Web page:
The take home here is that regardless what you may believe with regard to the severity of any ankle sprain, or injury suffered, it is always a good idea to have your ankle assessed sooner rather than later by your physiotherapist, or otherwise appropriately skilled practitioner.

Don’t Stop Your Rehab Exercises Because You Think You’re “Better”

With regard to ankle sprain management it has been shown that supervised rehabilitation exercise programs reduce re-injury rates by 50%. So, what’s the catch..? Well the kicker is that the rehabilitation program needs to be carried out for at least 6-10 weeks. Now, obviously most people following a mild – moderate ankle sprain will return to sport prior to this 6-10 week post-injury marker. With many athletes often capable of returning to play with-in only a few weeks following injury and typically once people return to play they also stop doing their rehab exercises. This is logical as once people return to pre-injury activity levels they have the misguided belief that if they are back playing, they must be fine. What this research suggests is that if you wish to reduce likelihood of repeat ankle sprain episodes, or any associated on-going problems you are best to continue your program that few weeks longer, meaning just because you are back in the team you need to keep doing your individual work that little bit longer.

RICE: An Oldie But A Goodie With An Ankle Sprain

Physiotherapists as a group of professionals are well placed to advise on the management of ankle injuries be they acute or chronic. The sooner you visit your physiotherapist the better and as with the majority of acute joint injuries early ankle sprain injury management may benefit from the use of R.I.C.E. As a first aid treatment approach R.I.C.E. is generally best applied A.S.A.P. following the trauma. Physiotherapists typically endorse adding a couple of extra letters to the acronym with it becoming P.R.I.C.E.R. which stands for:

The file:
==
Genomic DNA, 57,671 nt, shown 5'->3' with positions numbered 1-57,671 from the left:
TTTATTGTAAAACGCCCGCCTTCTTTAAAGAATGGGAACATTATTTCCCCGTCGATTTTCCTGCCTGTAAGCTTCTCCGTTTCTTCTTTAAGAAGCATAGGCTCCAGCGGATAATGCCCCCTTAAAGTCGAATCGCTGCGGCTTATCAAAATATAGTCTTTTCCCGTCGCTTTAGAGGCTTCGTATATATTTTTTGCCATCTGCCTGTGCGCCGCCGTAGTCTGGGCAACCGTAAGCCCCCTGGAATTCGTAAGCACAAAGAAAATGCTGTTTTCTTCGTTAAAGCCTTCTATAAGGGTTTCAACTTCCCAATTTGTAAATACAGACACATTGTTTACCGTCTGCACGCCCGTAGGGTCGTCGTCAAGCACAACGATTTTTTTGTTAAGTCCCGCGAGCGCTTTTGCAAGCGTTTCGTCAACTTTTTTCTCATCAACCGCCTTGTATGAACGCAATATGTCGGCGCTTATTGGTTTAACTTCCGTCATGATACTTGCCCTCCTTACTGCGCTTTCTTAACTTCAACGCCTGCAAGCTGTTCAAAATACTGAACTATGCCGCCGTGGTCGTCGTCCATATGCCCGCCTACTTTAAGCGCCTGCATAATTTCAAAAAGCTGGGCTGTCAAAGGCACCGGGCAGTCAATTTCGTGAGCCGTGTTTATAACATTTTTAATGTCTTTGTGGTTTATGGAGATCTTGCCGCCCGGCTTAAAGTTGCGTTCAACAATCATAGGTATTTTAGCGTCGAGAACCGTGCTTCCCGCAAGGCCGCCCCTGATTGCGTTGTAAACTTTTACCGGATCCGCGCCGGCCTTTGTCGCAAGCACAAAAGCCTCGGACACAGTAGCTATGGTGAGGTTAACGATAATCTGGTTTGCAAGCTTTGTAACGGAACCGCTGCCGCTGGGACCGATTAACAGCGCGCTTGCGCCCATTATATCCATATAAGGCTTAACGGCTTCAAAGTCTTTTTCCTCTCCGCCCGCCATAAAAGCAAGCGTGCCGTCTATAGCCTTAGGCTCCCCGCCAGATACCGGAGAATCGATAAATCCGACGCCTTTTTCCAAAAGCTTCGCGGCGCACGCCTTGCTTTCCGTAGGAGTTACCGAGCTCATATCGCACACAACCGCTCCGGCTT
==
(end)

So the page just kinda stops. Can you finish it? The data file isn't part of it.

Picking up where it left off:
• Protection
• Rest
• Ice
• Compression
• Elevation
• Referral

Worth noting is that the “Rest” part of the acronym is ideally what is referred to as active rest and involves some controlled protected movement and/or loading as appropriate. The goal is to create the right environment for your bodies biology to start the healing process something that is crucial to obtain the best short and long term outcome. The modified R.I.C.E. acronym being expanded into P.R.I.C.E.R. where “P” for Protection of further injury by properly supporting the injury and “R” for Referral on-wards. Referral for appropriate imaging or orthopaedic assessment can ultimately assist by enhancing the understanding with regard to the need for, type of, and duration of “Protection” that is required. Generally my preference is people employ R.I.C.E. immediately after ankle ligament injury whenever possible and this frequently can persist all the way through till around the 7-10 day mark, but this depends heavily on individual circumstances.

Disclaimer: This information is provided as an educational service and is not intended to serve as a substitute for personalized medical advice. Sydney Physio Clinic does not endorse any treatments, procedures, products mentioned in this post. Anyone seeking specific advice, or assistance regarding a “Ankle Sprain” should consult his, or her physiotherapist, orthopaedic surgeon, general practitioner, sports medicine specialist, or otherwise appropriately skilled medical practitioner.